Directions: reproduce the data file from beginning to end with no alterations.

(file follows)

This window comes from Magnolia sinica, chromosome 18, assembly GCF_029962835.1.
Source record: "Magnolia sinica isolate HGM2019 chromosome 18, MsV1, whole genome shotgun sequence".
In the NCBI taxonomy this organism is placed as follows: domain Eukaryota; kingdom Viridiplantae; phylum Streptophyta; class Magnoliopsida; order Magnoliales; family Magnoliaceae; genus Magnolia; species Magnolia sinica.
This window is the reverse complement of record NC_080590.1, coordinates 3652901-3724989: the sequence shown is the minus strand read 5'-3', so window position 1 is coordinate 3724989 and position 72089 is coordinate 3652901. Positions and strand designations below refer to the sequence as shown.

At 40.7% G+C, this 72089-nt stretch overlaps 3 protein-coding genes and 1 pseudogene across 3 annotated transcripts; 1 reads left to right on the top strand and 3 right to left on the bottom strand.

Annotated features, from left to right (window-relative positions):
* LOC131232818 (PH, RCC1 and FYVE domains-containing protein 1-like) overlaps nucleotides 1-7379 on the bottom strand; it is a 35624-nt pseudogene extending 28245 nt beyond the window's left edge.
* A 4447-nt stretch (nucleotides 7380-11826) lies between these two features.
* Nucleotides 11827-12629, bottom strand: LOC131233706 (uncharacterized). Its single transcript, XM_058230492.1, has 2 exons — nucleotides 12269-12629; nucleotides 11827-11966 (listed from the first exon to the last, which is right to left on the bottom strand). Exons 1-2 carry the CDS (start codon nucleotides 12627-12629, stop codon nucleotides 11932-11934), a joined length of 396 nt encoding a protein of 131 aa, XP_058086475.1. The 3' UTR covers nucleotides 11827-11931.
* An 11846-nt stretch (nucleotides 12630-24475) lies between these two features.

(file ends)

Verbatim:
This window comes from Magnolia sinica, chromosome 18, assembly GCF_029962835.1.
Source record: "Magnolia sinica isolate HGM2019 chromosome 18, MsV1, whole genome shotgun sequence".
In the NCBI taxonomy this organism is placed as follows: domain Eukaryota; kingdom Viridiplantae; phylum Streptophyta; class Magnoliopsida; order Magnoliales; family Magnoliaceae; genus Magnolia; species Magnolia sinica.
This window is the reverse complement of record NC_080590.1, coordinates 3652901-3724989: the sequence shown is the minus strand read 5'-3', so window position 1 is coordinate 3724989 and position 72089 is coordinate 3652901. Positions and strand designations below refer to the sequence as shown.

At 40.7% G+C, this 72089-nt stretch overlaps 3 protein-coding genes and 1 pseudogene across 3 annotated transcripts; 1 reads left to right on the top strand and 3 right to left on the bottom strand.

Annotated features, from left to right (window-relative positions):
* LOC131232818 (PH, RCC1 and FYVE domains-containing protein 1-like) overlaps nucleotides 1-7379 on the bottom strand; it is a 35624-nt pseudogene extending 28245 nt beyond the window's left edge.
* A 4447-nt stretch (nucleotides 7380-11826) lies between these two features.
* Nucleotides 11827-12629, bottom strand: LOC131233706 (uncharacterized). Its single transcript, XM_058230492.1, has 2 exons — nucleotides 12269-12629; nucleotides 11827-11966 (listed from the first exon to the last, which is right to left on the bottom strand). Exons 1-2 carry the CDS (start codon nucleotides 12627-12629, stop codon nucleotides 11932-11934), a joined length of 396 nt encoding a protein of 131 aa, XP_058086475.1. The 3' UTR covers nucleotides 11827-11931.
* An 11846-nt stretch (nucleotides 12630-24475) lies between these two features.